The Employee Polygraph Protection Act (EPPA) is a federal law that protects employers from violating the civil rights of employees. It was passed in 1988 and has since become one of the most important pieces of labor law in recent years. However, there are certain exceptions to this general rule, and employers must abide by them if they want to test employees. For example, an employer cannot use a polygraph to determine whether an employee is cheating.
Types of employers
The law allows certain types of employers to request polygraph tests. Under the Act, a company can request such a test when it’s deemed necessary to protect the interests of the company or a particular individual. For example, an employer can conduct a polygraph test if they suspect an employee is involved in an ongoing investigation of a crime or injury to the employer. This includes theft, embezzlement, misappropriation, and unlawful industrial espionage. However, the EPPA does not apply to disciplinary actions or discrimination.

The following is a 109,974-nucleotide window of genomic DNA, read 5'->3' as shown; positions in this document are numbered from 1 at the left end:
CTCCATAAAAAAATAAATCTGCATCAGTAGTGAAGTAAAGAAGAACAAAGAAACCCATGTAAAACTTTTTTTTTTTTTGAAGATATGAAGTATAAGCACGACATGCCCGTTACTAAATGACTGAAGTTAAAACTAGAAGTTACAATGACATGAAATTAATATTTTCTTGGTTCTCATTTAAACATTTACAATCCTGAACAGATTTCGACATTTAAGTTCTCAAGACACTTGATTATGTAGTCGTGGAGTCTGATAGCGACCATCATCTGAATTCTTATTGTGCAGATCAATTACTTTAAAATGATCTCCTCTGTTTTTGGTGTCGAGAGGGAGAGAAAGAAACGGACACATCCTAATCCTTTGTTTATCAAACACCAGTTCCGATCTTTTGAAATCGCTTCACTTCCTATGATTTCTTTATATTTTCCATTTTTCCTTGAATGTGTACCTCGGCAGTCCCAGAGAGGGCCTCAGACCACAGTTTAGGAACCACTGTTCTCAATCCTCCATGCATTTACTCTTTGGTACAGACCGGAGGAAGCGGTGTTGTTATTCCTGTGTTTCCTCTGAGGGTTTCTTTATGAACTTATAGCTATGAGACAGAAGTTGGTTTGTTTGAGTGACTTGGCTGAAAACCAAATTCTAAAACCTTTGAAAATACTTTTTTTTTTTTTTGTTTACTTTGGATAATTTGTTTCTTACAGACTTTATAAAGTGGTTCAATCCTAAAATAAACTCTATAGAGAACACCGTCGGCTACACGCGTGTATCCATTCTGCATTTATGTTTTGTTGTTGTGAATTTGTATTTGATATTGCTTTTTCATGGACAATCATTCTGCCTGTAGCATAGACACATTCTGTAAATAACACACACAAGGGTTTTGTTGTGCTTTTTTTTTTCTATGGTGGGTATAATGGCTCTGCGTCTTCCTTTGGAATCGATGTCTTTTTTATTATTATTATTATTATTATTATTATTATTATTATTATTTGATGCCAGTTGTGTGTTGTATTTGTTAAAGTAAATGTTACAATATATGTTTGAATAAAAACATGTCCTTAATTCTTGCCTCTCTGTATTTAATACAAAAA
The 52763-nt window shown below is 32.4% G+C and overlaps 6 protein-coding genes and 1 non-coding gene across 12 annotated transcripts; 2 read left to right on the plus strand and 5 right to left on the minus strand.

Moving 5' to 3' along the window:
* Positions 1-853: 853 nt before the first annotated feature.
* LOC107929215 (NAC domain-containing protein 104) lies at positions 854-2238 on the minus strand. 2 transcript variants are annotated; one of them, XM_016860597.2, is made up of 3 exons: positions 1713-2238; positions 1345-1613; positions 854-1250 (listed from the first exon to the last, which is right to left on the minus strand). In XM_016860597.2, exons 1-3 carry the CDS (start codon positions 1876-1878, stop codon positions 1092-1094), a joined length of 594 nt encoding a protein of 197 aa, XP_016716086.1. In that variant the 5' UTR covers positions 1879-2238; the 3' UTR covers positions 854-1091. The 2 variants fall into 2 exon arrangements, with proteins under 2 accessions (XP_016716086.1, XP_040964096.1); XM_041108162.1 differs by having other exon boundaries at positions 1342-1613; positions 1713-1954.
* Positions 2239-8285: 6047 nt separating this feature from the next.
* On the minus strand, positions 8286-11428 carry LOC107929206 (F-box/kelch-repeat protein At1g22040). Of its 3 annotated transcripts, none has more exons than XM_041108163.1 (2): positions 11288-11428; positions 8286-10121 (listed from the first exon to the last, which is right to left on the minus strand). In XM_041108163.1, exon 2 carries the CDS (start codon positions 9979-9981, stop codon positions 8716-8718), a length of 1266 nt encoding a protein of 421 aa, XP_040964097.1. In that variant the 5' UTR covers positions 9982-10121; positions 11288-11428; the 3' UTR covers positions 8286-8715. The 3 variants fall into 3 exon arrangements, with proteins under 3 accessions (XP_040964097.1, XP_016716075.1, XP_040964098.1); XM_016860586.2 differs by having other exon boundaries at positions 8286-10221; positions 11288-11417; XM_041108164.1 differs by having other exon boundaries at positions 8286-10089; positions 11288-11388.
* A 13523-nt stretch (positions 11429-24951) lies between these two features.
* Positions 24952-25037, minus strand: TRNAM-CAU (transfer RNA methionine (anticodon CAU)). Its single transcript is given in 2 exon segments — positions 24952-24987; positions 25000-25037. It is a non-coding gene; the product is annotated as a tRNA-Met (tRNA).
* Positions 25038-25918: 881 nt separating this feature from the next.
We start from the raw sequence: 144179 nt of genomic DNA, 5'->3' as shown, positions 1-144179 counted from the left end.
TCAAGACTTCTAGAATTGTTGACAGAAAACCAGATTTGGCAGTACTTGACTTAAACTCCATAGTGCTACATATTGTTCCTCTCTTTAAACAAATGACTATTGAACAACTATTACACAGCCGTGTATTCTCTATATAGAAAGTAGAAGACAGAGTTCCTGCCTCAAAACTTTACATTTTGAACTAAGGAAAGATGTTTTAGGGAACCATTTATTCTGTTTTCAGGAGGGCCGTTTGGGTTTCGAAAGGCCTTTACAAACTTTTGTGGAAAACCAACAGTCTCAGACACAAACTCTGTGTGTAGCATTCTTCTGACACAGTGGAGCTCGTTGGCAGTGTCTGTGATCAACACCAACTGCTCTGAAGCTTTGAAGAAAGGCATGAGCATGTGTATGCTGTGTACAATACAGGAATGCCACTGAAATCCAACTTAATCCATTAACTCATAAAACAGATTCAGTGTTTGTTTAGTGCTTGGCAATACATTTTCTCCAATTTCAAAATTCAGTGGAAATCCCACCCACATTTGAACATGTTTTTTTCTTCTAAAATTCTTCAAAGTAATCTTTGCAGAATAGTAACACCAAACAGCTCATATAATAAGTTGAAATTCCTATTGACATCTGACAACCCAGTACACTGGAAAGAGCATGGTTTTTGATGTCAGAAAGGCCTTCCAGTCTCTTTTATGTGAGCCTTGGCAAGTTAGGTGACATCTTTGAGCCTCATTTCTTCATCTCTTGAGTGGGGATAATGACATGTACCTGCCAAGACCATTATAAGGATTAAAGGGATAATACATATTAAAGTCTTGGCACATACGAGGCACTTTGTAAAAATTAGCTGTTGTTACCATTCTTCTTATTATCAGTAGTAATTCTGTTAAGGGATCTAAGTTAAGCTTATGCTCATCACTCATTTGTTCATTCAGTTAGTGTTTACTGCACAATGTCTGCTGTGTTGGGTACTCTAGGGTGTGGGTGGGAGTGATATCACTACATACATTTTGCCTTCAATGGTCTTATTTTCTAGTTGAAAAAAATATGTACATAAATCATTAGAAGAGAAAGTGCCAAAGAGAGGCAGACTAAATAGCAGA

Under the EPPA, an employer can only require employees to take a polygraph test if the test is necessary to protect the company. The Act also prohibits employers from using a polygraph test if it is used to determine employee misconduct. For example, if an employer is investigating an employee’s conduct, a polygraph test may be necessary for the investigation. The EPPA has many exceptions, but it’s important to remember that a polygraph test is not required for every situation.